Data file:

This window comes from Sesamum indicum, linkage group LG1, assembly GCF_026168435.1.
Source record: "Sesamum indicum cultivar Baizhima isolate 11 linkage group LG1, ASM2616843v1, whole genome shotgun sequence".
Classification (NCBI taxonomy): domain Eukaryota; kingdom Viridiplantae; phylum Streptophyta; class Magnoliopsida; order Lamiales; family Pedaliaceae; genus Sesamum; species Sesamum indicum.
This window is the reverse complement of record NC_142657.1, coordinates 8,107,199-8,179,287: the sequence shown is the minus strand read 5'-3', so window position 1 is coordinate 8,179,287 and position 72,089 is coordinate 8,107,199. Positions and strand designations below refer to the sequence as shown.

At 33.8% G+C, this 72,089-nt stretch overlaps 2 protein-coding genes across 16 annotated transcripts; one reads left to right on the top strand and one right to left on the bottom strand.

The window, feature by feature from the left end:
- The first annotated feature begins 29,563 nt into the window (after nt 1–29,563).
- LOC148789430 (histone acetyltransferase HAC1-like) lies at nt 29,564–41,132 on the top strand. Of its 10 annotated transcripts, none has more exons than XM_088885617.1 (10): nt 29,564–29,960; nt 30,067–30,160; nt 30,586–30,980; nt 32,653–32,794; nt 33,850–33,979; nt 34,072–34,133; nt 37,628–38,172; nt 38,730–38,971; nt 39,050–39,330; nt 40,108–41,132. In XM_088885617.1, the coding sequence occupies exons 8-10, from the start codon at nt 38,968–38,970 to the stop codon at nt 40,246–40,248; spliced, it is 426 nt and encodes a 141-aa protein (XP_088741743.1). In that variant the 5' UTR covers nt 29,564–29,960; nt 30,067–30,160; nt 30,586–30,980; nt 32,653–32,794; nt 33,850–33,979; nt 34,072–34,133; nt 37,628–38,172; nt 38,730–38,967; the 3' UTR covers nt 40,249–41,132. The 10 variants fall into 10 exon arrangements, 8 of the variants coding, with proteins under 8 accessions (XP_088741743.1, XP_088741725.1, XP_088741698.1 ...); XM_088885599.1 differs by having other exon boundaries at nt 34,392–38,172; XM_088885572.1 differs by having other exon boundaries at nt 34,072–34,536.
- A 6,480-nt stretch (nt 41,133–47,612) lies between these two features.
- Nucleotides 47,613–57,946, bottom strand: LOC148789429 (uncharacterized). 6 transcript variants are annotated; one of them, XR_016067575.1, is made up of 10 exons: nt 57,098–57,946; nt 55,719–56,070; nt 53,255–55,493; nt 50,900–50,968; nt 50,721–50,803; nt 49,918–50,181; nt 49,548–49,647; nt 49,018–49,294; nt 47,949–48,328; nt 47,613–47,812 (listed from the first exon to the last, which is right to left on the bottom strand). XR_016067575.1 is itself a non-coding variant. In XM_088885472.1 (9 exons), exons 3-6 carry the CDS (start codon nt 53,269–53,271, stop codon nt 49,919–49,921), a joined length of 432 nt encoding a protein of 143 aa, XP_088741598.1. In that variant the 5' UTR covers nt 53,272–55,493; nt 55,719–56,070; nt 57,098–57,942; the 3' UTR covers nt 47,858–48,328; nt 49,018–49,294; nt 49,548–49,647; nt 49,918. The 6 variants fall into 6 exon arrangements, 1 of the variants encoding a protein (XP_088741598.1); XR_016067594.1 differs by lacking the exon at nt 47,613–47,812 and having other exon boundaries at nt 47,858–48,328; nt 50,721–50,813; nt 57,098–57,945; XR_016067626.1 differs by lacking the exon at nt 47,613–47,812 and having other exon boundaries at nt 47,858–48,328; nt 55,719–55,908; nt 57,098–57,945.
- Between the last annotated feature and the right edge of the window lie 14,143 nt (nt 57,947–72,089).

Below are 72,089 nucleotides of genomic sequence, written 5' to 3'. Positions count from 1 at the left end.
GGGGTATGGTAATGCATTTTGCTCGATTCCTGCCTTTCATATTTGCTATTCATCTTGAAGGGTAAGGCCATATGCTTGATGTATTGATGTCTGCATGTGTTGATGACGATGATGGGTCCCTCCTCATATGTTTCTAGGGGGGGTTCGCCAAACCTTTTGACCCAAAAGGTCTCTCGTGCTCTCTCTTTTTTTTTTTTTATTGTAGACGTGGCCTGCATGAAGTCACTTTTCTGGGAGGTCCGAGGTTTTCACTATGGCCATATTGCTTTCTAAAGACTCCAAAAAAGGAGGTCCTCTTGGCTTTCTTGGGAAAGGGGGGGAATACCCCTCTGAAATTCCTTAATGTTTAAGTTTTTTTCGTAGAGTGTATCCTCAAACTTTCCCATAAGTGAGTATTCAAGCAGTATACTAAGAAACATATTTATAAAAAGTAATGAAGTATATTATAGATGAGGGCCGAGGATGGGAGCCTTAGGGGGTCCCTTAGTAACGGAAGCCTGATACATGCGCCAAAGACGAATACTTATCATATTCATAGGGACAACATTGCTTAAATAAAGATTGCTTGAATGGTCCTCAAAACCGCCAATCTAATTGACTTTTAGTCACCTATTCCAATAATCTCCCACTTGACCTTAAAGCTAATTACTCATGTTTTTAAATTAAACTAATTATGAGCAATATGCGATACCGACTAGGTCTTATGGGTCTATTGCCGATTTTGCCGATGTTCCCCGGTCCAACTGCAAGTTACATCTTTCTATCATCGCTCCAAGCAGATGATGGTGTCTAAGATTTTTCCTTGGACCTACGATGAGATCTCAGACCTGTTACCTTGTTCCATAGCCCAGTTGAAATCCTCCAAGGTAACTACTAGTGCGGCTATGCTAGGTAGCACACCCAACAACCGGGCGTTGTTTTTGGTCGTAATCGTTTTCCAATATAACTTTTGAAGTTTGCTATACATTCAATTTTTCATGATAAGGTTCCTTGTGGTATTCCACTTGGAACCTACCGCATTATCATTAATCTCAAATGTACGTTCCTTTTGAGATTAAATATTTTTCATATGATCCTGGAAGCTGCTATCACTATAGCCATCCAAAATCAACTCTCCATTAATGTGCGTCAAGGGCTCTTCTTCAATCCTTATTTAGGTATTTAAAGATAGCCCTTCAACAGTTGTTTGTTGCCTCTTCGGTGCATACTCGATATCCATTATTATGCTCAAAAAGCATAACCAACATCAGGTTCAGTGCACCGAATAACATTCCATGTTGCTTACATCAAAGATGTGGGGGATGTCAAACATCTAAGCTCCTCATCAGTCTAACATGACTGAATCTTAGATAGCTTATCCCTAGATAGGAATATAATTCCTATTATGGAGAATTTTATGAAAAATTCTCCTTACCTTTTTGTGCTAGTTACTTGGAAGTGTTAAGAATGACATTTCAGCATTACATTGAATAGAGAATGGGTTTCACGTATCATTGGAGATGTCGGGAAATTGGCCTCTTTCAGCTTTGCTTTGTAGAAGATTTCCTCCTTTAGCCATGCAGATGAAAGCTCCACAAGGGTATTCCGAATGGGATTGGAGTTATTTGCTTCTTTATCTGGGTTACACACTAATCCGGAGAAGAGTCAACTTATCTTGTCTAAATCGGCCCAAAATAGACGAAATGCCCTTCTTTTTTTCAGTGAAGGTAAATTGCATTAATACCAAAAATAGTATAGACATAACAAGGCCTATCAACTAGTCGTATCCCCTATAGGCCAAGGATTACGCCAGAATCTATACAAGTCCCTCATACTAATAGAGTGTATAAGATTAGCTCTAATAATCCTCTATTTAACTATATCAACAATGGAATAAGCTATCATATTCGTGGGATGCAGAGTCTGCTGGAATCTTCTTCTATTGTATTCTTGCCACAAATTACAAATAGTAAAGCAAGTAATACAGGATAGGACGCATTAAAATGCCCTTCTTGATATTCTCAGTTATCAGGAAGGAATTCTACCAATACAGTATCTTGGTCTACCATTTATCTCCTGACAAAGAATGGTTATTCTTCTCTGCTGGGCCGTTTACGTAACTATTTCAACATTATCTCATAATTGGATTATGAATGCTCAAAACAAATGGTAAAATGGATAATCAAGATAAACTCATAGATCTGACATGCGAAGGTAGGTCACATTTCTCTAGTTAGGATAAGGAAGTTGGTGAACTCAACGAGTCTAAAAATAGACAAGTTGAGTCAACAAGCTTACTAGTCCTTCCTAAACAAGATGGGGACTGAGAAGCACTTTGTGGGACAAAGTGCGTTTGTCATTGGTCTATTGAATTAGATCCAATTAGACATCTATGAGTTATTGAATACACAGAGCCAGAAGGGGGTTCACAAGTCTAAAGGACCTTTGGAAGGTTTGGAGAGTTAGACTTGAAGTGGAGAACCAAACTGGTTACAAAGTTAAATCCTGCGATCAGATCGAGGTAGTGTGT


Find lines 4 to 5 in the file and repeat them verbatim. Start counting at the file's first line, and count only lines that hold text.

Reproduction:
This window is the reverse complement of record NC_142657.1, coordinates 8,107,199-8,179,287: the sequence shown is the minus strand read 5'-3', so window position 1 is coordinate 8,179,287 and position 72,089 is coordinate 8,107,199. Positions and strand designations below refer to the sequence as shown.

At 33.8% G+C, this 72,089-nt stretch overlaps 2 protein-coding genes across 16 annotated transcripts; one reads left to right on the top strand and one right to left on the bottom strand.